by Daniel Mattes, ’12
Daniel has been working since September 2012 as a monitor of the international tribunal for crimes committed under the Khmer Rouge, in Phnom Penh, Cambodia.
I had no work at the Khmer Rouge Tribunal yesterday and I decided to join my friend who works for ADHOC — one of the largest and most active domestic human rights NGOs in the country — at the Cambodian Supreme Court for the bail hearing of a land rights activist and political prisoner named Yorm Bopha. She is a member of the activist Boeung Kak community. Boeung Kak was a beautiful lake within the city of Phnom Penh that was filled in with sand after the land was sold to Shukaku Inc., a Cambodian-Chinese corp owned by a ruling party senator in 2007. It is now a desert, and no construction has taken place because the owners are waiting for the land values to rise before ‘developing’ it. The people who had lived on the lake and fished it for their business and sustenance began an immediate movement for reparation, but they were later evicted from the edge of the lake. This has evolved into a very active and rather well-known activist movement led mostly by women. Most recently, in Spring 2012, 13 Boeung Kak women were violently arrested. One of these women, Tep Vanny, is going to Washington DC to receive a human rights defender award from Hillary Clinton on 5 April from the Vital Voices Foundation — founded by Clinton when she was still First Lady — so they have received a good amount of international attention. Tep Vanny is also traveling in Europe now to promote this documentary, the trailer of which I suggest you watch if you want more information on Boeung Kak.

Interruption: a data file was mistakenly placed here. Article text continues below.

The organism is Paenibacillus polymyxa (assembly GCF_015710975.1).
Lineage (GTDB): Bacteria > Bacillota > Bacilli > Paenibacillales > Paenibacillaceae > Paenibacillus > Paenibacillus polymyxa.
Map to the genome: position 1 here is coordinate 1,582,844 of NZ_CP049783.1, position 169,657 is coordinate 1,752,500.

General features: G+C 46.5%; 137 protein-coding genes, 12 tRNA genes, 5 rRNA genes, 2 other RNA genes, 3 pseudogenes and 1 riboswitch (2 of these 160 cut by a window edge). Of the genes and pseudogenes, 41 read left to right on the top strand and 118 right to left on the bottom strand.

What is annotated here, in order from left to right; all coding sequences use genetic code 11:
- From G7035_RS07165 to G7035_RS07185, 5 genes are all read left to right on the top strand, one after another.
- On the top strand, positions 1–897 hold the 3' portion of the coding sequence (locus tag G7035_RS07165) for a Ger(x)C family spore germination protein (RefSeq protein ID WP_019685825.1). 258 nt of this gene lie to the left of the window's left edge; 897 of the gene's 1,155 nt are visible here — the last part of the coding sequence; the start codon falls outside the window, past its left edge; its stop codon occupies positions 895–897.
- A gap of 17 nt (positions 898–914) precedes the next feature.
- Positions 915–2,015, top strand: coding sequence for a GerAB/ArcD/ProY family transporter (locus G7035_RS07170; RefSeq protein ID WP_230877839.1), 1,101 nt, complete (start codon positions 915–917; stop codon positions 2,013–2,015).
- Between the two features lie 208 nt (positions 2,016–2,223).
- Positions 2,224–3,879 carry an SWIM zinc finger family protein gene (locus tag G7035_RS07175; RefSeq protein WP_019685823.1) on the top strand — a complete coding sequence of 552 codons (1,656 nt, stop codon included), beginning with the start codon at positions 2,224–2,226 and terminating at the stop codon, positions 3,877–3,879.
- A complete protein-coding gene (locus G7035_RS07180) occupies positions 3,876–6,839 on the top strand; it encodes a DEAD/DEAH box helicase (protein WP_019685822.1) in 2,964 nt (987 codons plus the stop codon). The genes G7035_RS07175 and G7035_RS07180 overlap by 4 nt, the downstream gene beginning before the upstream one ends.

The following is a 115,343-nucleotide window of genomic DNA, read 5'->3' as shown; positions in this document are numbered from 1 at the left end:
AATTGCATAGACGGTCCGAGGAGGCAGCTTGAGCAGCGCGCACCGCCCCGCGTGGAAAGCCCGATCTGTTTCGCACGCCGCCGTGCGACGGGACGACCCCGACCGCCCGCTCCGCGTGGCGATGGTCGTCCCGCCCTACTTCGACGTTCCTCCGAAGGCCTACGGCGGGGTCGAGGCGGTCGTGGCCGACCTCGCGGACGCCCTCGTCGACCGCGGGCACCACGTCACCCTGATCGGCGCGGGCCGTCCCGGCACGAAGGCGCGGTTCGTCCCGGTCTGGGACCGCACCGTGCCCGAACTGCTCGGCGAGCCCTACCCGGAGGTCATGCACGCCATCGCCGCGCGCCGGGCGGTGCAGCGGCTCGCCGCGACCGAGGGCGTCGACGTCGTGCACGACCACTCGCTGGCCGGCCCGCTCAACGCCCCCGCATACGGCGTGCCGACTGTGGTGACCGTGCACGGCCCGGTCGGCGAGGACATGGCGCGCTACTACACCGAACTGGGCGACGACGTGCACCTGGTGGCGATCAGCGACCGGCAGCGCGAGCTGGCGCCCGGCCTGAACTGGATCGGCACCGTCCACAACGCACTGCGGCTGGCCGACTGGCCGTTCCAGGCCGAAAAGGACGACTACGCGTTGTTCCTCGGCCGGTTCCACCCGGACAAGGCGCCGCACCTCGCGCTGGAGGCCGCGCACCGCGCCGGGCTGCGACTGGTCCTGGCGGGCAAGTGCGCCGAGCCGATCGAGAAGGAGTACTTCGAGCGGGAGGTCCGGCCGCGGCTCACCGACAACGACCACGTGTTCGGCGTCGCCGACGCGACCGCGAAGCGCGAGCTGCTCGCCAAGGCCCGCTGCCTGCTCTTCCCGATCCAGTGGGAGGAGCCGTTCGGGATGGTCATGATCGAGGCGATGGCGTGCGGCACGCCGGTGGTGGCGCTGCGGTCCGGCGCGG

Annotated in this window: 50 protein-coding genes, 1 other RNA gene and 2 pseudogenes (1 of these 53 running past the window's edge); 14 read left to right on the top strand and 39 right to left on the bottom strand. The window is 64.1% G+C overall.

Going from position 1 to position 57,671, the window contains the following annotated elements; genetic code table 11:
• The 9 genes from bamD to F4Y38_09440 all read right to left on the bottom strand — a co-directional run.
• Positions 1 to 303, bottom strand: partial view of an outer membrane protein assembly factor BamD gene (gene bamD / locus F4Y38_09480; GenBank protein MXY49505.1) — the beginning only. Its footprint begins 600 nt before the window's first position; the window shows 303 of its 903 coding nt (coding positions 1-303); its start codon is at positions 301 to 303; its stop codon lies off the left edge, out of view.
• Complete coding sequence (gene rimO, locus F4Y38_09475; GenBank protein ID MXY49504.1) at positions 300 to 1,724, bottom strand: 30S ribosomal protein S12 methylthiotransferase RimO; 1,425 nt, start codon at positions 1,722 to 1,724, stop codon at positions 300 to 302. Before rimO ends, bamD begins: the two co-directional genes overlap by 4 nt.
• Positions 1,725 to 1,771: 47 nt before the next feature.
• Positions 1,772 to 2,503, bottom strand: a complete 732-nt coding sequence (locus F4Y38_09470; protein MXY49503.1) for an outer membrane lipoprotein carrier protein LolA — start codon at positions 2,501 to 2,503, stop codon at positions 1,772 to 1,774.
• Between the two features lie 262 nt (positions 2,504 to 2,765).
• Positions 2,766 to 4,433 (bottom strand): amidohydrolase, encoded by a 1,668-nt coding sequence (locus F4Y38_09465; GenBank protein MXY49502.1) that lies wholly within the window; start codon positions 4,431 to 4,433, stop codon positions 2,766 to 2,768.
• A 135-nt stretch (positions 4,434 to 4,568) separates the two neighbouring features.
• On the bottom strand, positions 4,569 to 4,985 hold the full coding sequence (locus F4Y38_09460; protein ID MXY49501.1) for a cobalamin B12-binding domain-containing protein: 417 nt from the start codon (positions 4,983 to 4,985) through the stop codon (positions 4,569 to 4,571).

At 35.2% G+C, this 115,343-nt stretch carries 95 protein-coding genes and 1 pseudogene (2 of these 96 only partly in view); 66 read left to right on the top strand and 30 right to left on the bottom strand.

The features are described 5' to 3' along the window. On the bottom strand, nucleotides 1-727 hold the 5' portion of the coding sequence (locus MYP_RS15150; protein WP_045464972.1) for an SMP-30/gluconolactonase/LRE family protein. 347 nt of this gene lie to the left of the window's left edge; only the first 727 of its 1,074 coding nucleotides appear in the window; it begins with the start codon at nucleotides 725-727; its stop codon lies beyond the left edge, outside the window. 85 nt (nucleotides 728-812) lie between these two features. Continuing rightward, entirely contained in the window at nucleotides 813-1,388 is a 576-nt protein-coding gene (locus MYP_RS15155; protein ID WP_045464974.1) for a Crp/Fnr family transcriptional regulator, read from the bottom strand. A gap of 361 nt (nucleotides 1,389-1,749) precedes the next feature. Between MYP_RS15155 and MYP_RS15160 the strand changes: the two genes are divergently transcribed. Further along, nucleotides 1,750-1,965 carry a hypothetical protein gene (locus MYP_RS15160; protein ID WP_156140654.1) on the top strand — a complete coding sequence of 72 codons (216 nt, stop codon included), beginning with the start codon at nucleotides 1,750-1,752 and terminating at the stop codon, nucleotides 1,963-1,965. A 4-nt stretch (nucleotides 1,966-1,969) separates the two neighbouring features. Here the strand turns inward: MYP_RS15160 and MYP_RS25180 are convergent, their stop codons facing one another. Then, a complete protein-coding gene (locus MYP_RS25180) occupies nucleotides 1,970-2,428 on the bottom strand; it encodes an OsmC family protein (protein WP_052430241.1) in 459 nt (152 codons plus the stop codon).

However, the case of Yorm Bopha remains. Continue reading